But my favorite story for years and years is the story of the Dudley Street Neighborhood Initiative in Boston. Most of us assume that the solution to problems in our community is well-run nonprofits. And most nonprofits feel the same way. (I know I do, as the director of a nonprofit!) So a major charitable foundation gets all of the nonprofit leaders together to propose a solution to the problems in a really underserved neighborhood in Boston, but a few people living in the neighborhood learn about it and show up to the meeting. They say “hey; how come you’re always talking ABOUT us but never talking WITH us?” And the foundation is shocked, because they thought that by meeting with the nonprofits, they WERE meeting with the people from the community. So they started the process from scratch, this time with community meetings that churches (and some nonprofits!) helped coordinate, to capture the voices and commitments of the people who lived there day in and day out. Thirty years later, that neighborhood has developed a pathway to home ownership and small businesses as well as amazing community building and culturally resonant educational opportunities. The city government wouldn’t have created that structure, and neither would the nonprofits or the foundation. But by creating space for the people’s voice, vision and hard work to be part of the plan, it is a community very different from most “urban renewal” programs you see today.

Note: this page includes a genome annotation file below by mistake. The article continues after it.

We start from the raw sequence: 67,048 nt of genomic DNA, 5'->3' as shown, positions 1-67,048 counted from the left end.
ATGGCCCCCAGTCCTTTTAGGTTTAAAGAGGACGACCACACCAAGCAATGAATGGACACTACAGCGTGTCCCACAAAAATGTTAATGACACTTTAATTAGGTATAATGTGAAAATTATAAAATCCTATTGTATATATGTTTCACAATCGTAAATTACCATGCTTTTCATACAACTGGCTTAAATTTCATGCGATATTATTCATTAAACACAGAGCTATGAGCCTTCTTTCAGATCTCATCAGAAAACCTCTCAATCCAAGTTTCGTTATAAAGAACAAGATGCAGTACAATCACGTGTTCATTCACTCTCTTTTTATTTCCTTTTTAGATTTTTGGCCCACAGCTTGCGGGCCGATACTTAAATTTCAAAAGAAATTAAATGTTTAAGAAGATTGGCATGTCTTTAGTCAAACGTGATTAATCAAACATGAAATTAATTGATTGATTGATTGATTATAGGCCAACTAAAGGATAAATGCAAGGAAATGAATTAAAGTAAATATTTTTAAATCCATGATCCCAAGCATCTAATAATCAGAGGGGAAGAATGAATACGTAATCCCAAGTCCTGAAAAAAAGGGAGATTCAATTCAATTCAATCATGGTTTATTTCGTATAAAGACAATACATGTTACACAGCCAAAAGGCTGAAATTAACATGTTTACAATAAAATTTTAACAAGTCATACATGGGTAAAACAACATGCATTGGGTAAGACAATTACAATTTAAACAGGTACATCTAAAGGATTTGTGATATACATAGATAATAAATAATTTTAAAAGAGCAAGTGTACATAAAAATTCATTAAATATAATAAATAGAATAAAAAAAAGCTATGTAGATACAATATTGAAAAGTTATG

Your stories are all very different in their particular people, places, and events. Are there any common threads weaving throughout the stories that are instructive for would-be change-makers? 
 
I think the thing that ties most of these stories together is that (a) they are about listening to the wisdom of people actually facing the problems we want to fix, (b) involving them in the solution-making process, (c) investing time in building up a community, not just fixing specific things, and (d) practicing some consistent ethics. That last one maybe isn’t always explicitly named throughout the book, but it really is at work in every chapter and is particularly clear in the last chapter about the small village in France during World War II that saved thousands of Jewish people and other people fleeing the Nazi regime. Before the French government was even taken over by Nazi sympathizers, the people in that village were practicing values that said they were the sons and daughters of Huguenots, Protestants who had to flee persecution in the 1500s. That meant their faith and their history required them to protect persecuted people, whatever the cost. They knew that’s who they were, so in a time of trial, that is who they were able to be. (And it’s who the Catholics in their community were as well, because it was baked into their community ethic.)